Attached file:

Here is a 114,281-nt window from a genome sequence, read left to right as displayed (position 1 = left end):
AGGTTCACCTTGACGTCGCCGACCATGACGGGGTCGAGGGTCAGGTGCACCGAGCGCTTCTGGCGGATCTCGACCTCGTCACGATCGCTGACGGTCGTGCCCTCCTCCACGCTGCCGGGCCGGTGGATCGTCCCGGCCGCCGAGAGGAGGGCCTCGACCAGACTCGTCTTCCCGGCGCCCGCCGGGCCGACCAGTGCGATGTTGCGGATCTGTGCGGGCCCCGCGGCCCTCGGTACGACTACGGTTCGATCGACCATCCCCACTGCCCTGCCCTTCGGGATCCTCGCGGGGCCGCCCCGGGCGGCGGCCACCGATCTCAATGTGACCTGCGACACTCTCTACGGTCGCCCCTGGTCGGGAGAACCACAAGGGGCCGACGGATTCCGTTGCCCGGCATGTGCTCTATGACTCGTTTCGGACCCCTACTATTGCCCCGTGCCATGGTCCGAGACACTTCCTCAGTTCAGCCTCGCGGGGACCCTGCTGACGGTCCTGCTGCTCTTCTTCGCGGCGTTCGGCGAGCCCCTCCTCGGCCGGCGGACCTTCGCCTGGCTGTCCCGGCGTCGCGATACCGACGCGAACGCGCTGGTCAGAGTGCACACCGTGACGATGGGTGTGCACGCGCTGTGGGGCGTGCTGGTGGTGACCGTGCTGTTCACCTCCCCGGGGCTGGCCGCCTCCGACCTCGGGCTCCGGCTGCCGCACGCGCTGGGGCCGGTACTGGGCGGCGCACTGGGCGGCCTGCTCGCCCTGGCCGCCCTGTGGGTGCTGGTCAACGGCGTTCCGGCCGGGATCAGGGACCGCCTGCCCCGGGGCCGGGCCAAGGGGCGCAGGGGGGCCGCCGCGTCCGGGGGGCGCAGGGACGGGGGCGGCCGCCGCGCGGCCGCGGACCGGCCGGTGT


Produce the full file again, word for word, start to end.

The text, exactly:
Here is a 114,281-nt window from a genome sequence, read left to right as displayed (position 1 = left end):
AGGTTCACCTTGACGTCGCCGACCATGACGGGGTCGAGGGTCAGGTGCACCGAGCGCTTCTGGCGGATCTCGACCTCGTCACGATCGCTGACGGTCGTGCCCTCCTCCACGCTGCCGGGCCGGTGGATCGTCCCGGCCGCCGAGAGGAGGGCCTCGACCAGACTCGTCTTCCCGGCGCCCGCCGGGCCGACCAGTGCGATGTTGCGGATCTGTGCGGGCCCCGCGGCCCTCGGTACGACTACGGTTCGATCGACCATCCCCACTGCCCTGCCCTTCGGGATCCTCGCGGGGCCGCCCCGGGCGGCGGCCACCGATCTCAATGTGACCTGCGACACTCTCTACGGTCGCCCCTGGTCGGGAGAACCACAAGGGGCCGACGGATTCCGTTGCCCGGCATGTGCTCTATGACTCGTTTCGGACCCCTACTATTGCCCCGTGCCATGGTCCGAGACACTTCCTCAGTTCAGCCTCGCGGGGACCCTGCTGACGGTCCTGCTGCTCTTCTTCGCGGCGTTCGGCGAGCCCCTCCTCGGCCGGCGGACCTTCGCCTGGCTGTCCCGGCGTCGCGATACCGACGCGAACGCGCTGGTCAGAGTGCACACCGTGACGATGGGTGTGCACGCGCTGTGGGGCGTGCTGGTGGTGACCGTGCTGTTCACCTCCCCGGGGCTGGCCGCCTCCGACCTCGGGCTCCGGCTGCCGCACGCGCTGGGGCCGGTACTGGGCGGCGCACTGGGCGGCCTGCTCGCCCTGGCCGCCCTGTGGGTGCTGGTCAACGGCGTTCCGGCCGGGATCAGGGACCGCCTGCCCCGGGGCCGGGCCAAGGGGCGCAGGGGGGCCGCCGCGTCCGGGGGGCGCAGGGACGGGGGCGGCCGCCGCGCGGCCGCGGACCGGCCGGTGT